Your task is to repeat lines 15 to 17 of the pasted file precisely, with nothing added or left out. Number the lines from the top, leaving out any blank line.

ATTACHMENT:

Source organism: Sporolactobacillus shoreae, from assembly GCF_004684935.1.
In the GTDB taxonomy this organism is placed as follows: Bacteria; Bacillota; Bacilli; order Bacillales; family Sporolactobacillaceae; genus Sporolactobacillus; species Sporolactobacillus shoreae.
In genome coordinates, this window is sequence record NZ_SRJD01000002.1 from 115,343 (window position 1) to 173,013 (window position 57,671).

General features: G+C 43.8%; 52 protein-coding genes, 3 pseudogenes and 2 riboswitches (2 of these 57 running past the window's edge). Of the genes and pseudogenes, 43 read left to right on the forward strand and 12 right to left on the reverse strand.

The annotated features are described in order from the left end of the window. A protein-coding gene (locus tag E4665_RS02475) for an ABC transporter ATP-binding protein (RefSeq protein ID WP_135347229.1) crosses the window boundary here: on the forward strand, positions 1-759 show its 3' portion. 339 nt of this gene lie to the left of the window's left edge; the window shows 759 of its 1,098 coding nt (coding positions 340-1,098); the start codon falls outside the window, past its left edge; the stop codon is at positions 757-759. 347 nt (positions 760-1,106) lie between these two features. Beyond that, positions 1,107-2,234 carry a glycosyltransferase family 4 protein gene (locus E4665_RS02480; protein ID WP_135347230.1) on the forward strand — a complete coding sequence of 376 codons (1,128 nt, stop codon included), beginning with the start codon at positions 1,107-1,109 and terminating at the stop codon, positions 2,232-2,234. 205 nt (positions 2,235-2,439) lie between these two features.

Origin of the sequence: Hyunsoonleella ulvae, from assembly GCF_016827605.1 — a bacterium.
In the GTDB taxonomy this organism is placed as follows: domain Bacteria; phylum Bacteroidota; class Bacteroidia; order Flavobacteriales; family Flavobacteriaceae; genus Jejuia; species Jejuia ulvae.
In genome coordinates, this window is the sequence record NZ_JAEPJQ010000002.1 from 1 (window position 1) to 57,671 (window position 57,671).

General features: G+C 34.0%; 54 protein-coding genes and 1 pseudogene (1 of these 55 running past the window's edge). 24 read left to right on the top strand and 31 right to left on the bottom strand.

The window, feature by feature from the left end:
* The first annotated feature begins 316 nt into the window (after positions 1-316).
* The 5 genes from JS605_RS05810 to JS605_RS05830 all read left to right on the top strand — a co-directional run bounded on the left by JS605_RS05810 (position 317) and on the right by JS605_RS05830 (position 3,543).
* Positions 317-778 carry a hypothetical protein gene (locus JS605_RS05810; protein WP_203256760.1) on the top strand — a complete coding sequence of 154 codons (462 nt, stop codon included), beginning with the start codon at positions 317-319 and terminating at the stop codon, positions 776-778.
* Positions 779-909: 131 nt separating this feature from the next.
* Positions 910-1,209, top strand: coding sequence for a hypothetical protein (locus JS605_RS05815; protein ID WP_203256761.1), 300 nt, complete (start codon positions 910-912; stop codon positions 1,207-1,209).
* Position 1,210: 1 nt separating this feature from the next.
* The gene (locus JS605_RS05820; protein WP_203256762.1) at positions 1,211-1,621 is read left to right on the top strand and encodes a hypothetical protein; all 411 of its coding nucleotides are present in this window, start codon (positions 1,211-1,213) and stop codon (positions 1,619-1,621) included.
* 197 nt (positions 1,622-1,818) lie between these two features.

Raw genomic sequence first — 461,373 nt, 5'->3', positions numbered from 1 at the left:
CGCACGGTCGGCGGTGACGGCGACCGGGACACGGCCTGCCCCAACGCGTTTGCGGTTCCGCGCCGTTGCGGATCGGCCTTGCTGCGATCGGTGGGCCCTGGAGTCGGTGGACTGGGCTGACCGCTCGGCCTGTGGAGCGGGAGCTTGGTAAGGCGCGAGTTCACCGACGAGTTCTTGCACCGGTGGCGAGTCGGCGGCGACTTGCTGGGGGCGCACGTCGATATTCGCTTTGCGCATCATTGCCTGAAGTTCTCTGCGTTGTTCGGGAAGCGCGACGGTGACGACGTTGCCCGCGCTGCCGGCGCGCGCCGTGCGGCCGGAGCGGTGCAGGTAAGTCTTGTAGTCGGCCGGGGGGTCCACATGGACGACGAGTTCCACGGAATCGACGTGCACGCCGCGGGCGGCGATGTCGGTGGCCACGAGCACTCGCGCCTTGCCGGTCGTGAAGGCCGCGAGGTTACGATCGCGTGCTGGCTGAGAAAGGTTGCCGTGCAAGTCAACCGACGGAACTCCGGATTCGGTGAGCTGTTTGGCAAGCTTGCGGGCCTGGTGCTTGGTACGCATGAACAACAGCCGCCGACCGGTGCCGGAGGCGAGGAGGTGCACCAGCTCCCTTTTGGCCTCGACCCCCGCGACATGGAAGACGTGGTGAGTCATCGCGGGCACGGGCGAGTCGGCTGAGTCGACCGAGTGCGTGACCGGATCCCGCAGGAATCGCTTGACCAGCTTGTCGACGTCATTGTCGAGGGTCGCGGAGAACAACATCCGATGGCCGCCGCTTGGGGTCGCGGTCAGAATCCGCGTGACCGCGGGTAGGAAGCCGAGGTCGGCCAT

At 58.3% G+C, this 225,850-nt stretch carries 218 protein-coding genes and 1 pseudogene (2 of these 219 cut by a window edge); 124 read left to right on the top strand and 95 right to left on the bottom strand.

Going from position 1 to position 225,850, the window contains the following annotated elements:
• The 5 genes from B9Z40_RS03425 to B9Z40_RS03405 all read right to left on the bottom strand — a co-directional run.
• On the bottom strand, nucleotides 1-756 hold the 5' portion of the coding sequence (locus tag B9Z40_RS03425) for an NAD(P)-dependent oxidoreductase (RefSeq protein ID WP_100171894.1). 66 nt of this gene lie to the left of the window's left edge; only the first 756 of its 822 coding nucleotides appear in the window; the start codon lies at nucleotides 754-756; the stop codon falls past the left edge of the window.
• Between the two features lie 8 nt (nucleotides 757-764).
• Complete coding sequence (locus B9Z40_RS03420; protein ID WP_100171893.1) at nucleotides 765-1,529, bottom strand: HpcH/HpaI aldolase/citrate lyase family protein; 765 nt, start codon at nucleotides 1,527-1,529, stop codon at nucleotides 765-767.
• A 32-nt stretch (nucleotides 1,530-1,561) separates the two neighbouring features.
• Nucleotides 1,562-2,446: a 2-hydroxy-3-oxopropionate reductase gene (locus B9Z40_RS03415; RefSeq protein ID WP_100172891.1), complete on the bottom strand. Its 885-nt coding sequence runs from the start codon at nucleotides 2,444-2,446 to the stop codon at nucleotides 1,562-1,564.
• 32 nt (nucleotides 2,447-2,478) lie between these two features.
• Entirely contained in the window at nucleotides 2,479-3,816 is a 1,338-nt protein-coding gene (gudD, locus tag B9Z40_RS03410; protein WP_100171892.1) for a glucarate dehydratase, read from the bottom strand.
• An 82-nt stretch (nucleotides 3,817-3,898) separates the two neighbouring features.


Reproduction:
* Positions 910-1,209, top strand: coding sequence for a hypothetical protein (locus JS605_RS05815; protein ID WP_203256761.1), 300 nt, complete (start codon positions 910-912; stop codon positions 1,207-1,209).
* Position 1,210: 1 nt separating this feature from the next.
* The gene (locus JS605_RS05820; protein WP_203256762.1) at positions 1,211-1,621 is read left to right on the top strand and encodes a hypothetical protein; all 411 of its coding nucleotides are present in this window, start codon (positions 1,211-1,213) and stop codon (positions 1,619-1,621) included.